Architect Todor Voynikov uses a three-dimensional perspective to superimpose the former city on the current
“Drawings on Sofia Affairs” is an unusual book, painted and written entirely by hand, which transports readers to Sofia from the past.
The author, architect Todor Voynikov, has spent more than 15 years searching for and collecting sources, materials and photos related to the history of the capital. The result is a precise reconstruction of the various faces of the city in past epochs – Roman, Ottoman – and to this day. Especially original is the idea to superimpose non-existent places and buildings on the contours of the current city, creating a curious visual comparison.
The central characters in the book are the people, places and events that marked the city’s past.
The author takes us to the houses of Petko Karavelov, Slaveykovi, Konstantin Stoilov, Stefan Stambolov, Ivan Evstratiev Geshov, Stoyan Mihaylovski and other famous people.
Among them are the confectionery “Rose”, where Elin Pelin wrote “Andreshko”, and the favorite place of the highlife – hotel “Panah”, the Armenian cafe, hotel “Bulgaria”, brewery “Red Crab”, “Cold Rest”, “Alcazar”. “Bamboo” and others.
Dimo Kazasov’s book “Streets, People, Events” influenced me the most. Reading it, for the first time I realized what our city has experienced – bombing, destruction, breaking with tradition. This gave rise to a reaction in me of exploration, preservation, the pursuit of restoration, something like resurrection. People also suffered, part of the Bulgarian elite was ruined, sacrificed. And it is no coincidence that the book is filled with people – there are more than 800 of our fellow citizens who are connected with the city “, says Todor Voynikov.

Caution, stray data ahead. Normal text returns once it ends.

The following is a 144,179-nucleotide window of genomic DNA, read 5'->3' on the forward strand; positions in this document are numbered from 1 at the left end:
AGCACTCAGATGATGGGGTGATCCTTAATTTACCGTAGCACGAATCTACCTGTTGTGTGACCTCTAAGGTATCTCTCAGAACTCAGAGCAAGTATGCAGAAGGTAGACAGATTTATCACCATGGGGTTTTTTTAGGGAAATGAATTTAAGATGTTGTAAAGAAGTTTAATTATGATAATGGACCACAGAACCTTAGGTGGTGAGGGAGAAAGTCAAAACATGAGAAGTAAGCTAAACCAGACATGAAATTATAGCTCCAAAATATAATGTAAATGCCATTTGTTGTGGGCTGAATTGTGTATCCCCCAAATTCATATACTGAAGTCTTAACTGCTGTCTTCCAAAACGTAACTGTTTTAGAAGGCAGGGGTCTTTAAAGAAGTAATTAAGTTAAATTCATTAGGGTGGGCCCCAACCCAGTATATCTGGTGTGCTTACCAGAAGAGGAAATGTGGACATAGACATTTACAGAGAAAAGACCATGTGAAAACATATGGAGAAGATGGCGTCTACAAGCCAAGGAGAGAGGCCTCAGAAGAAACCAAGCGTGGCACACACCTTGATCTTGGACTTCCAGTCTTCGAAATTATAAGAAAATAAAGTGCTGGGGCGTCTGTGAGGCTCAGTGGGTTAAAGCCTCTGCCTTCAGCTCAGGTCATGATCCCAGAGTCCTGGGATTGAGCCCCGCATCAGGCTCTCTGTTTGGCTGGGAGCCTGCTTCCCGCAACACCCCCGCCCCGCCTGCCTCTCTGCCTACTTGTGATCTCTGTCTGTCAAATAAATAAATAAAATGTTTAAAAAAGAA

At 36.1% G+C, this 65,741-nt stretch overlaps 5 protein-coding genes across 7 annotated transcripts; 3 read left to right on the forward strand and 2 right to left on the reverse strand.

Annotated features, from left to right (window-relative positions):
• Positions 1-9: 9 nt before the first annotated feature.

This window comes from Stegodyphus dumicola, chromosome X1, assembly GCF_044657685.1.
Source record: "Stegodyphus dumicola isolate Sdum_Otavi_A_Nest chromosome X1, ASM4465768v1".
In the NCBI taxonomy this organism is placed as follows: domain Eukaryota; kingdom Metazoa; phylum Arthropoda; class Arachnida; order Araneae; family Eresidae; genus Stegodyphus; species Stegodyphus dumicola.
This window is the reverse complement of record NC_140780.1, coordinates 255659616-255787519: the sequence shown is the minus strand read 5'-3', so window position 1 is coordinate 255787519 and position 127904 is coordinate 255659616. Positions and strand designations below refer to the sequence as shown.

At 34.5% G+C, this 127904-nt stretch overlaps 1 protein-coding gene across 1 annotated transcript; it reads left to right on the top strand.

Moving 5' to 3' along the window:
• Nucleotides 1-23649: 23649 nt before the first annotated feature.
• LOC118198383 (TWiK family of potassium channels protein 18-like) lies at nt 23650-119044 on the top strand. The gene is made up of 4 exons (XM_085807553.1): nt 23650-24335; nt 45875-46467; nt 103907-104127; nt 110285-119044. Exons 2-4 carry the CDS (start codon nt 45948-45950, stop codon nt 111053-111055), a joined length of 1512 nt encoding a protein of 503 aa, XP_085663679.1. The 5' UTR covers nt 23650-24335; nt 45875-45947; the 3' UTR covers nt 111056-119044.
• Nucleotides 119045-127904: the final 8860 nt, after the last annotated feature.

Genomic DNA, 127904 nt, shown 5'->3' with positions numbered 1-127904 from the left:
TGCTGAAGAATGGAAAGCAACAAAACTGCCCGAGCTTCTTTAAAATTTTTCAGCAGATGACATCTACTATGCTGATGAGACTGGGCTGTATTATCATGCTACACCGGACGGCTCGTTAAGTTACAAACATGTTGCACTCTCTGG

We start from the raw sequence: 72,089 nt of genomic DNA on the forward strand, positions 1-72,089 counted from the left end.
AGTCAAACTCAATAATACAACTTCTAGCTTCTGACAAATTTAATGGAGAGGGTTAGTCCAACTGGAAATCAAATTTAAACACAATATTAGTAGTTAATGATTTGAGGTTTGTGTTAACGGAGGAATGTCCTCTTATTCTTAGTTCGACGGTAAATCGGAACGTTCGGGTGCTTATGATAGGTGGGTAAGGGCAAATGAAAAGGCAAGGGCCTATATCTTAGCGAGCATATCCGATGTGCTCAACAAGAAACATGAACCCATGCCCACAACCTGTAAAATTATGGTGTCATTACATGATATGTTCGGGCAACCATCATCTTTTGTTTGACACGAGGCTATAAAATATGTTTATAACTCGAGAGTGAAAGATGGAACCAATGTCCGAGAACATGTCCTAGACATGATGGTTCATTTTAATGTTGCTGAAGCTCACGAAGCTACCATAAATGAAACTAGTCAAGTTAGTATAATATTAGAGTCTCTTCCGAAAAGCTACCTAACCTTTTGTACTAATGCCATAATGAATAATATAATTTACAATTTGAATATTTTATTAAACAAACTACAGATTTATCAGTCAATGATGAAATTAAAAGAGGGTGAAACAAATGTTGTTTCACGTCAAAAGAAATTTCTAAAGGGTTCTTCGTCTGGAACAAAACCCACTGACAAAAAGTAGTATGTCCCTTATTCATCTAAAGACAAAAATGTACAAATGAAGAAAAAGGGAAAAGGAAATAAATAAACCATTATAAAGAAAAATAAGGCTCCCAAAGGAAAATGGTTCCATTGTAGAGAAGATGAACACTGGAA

“In this book, everyone can find something of worth. The city cannot be just a pile of stones, bricks and wood. It must be part of our culture, of our emotions. Through my work, I want the citizens to feel that our capital is a living and spiritual organism, to get to know its past, but also to strengthen their connection with its present and future, “he added.
Highlights from the book:
What did Sofia look like in the Roman era; where was Constantine’s quarter; how the buildings of the amphitheater, the Boulevardion (Serdica city council) and the temple of Helios-Serapis would fit into today’s city.
What Ottoman Sofia looked like; where was the clock tower of Sofia; how and where the death sentences were carried out in the city during the Ottoman period; where the four Sofia booksellers hanged, in whose memory the Lion Bridge was built.
Why after 1945 there were plans to demolish the church “Holy Sunday” and a number of the most representative buildings in the city center (including the Palace and the Military Club).
Interesting facts from the history of Sveta Nedelya Square, the Palace and G. S. Rakovski ”.
The book contains:
Axonometric * maps of Ottoman Sofia until about 1880, Sofia in the 1920s and modern Sofia.
A few pages about the neighborhood around Tsar Ivan Asen II Street and Professor Tsibra Street (today Avicenna) – the famous people and the houses in which they lived.
* Axonometry – a type of perspective in which images do not shrink at a distance. It is widely used in technical literature and popular science books for its clarity.
More information about the book “Drawings on Sofia Affairs” can be found at http://www.sofiabook.eu/